Colombo, January 9 (newsin.asia): Sri Lankan President Maithripala Sirsena has written to Supreme Court Chief Justice Priyasath Dep, seeking his opinion on whether there is a constitutional bar on his continuing in office for six years instead of five.
The question raised by the President in his letter dated January 8, is: “Whether, in terms of Provisions of the Constitution, I, as the person elected and succeeding to the office of President and having assumed such office in terms of Article 32(1) of the Constitution on 09th January 2015, have any impediment to continue in the office of President for a period of 6 years from 09th January 2015, the date on which the result of my election to the office of President was declared”.
President Sirisena has asked for a response to be submitted to him on or before January 14, 2018.
The Registrar of the Supreme Court M M Jayasekera has notified the President and Secretary of the Bar Association of Sri Lanka to their membership that the matter will be listed on Thursday (January 11) at 11am in the Supreme Court.
The 19th Amendment to the Constitution, passed on May 15, 2015, clearly states that persons holding office as President and Prime Minister on the day preceding April 22, 2015, shall continue to hold such office after such date subject to amendments introduced by the Act.
It also stipulates that: “The President of the Republic shall be elected by the People and shall hold office for a term of five years.”
But there is a body of opinion which says that Sirisena was elected for a six year term by a nation-wide popular vote in January 9, 2015 and that there is a strong case for his continuing to be in office till January 9, 2021 and not 2020 to fulfill the mandate, irrespective of the 19 th. Amendment.
There is also an opinion that a new law will not adversely affect people enjoying privileges under an earlier law unless there is an express provision for retrospective application.
If the court decides that Sirisena can continue for one more year, on the basis of his popular mandate, and in the absence of retrospective application, his political condition will be enhanced.
It will send a signal to his rivals within and outside the government and the Sri Lanka Freedom Party (SLFP), that he will be in the powerful position of Executive President for one more year. And he will be in the Executive Presidency in August 2020 when parliamentary elections are held.
As Executive President Sirisena will have the power to determine who will be Prime Minister from among the members of parliament. He may thereby be able to keep his rival Mahinda Rajapaksa out of the Prime Minister’s post. He could even replace the current Prime Minister Ranil Wickremesinghe if relations with him sour.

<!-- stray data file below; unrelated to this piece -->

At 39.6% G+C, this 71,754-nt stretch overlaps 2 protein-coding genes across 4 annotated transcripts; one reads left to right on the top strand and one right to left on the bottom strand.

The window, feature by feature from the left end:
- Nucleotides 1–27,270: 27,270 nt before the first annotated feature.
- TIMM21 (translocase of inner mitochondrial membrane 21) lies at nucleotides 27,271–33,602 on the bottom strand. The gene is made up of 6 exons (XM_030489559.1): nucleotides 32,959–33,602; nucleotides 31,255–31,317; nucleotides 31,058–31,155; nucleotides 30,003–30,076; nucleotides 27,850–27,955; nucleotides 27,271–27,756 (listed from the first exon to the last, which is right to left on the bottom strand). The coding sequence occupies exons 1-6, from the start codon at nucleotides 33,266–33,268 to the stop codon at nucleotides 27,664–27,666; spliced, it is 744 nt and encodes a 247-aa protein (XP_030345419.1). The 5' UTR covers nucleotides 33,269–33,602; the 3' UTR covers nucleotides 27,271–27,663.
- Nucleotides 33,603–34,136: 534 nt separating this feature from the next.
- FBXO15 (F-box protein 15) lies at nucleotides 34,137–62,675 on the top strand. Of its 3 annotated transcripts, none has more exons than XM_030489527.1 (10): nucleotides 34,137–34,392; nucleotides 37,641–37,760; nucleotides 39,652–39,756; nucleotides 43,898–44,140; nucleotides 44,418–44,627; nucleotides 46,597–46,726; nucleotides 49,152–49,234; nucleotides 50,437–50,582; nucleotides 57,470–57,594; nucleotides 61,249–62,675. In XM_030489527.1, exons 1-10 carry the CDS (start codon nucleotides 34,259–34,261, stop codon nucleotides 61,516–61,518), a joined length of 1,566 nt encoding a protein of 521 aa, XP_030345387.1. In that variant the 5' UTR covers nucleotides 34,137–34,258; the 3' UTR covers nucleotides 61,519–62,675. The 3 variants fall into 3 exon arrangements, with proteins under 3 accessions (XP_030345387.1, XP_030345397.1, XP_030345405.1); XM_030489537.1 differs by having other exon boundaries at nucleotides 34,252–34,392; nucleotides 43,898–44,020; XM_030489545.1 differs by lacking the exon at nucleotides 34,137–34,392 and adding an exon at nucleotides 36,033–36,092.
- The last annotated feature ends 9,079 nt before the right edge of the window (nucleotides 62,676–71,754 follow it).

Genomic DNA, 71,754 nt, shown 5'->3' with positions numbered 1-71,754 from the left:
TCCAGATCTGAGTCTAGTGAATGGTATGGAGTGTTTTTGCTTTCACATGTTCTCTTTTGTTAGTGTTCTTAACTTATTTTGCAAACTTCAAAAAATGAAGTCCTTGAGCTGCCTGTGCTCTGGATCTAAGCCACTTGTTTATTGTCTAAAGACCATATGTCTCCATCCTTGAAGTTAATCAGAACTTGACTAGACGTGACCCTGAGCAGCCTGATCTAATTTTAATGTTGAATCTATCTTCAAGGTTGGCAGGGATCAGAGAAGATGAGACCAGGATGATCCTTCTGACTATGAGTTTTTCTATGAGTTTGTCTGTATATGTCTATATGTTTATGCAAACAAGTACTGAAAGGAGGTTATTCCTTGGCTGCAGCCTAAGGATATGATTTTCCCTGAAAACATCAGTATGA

And as chief of the SLFP, he would be able to determine candidates for the August 2020 parliamentary elections. His continuing in power for an extra 12 months will prevent those who are sitting on the fence from rushing to join the rival camp led by the more popular Rajapaksa.
With defections to be expected in the run up to the February 10 local bodies elections, a court decision favorable to Sirisena may prevent cross overs to Rajapaksa .
Above all, he would get one more year to complete his political and economic agendas, including the weakening of his rivals such as Rajapaksa and his cohorts through court cases in regard to their corrupt deals.
Not A New Issues
Sri Lankans are no strangers to controversies over the term of the President.
President Chandrika Kumaratunga was elected in December 1999 for a second six year term (under the then constitutional provision). She took the oaths immediately after the victory. As a consequence of that her second term should have ended in December 2005. But Kumaratunga wanted to stay on till November 2006 because she took a second oath in November 2000. This was to make use of the law that a President’s term begins on the day he or she takes the oath.
But her rival Mahinda Rajapaksa approached the Supreme Court and secured a ruling saying that her term began in December 1999 when she took the oaths for the first time and that it ended in December 2005. The court ruled that the second oath taken in November 2000 did not count.
However, in 2010, a seven-Judge Supreme Court bench allowed President Rajapaksa to assume his second term of office 10 months after the presidential election in November 2010. This gave him one more year in office till November 2016.But he chose to order a snap poll in January 2015. He lost the lost election and was out of office well before the expiry of his term.
But like the proverbial bad penny, constitutional headaches keep cropping up in Sri Lanka. The trouble with needing to keep running back to the Supreme Court for clarity on ambiguous clauses or provisions is that it often puts incumbent Presidents at the mercy of the Chief Justice.
(The featured image at the top shows Sri Lankan President Maitripala Sirisena)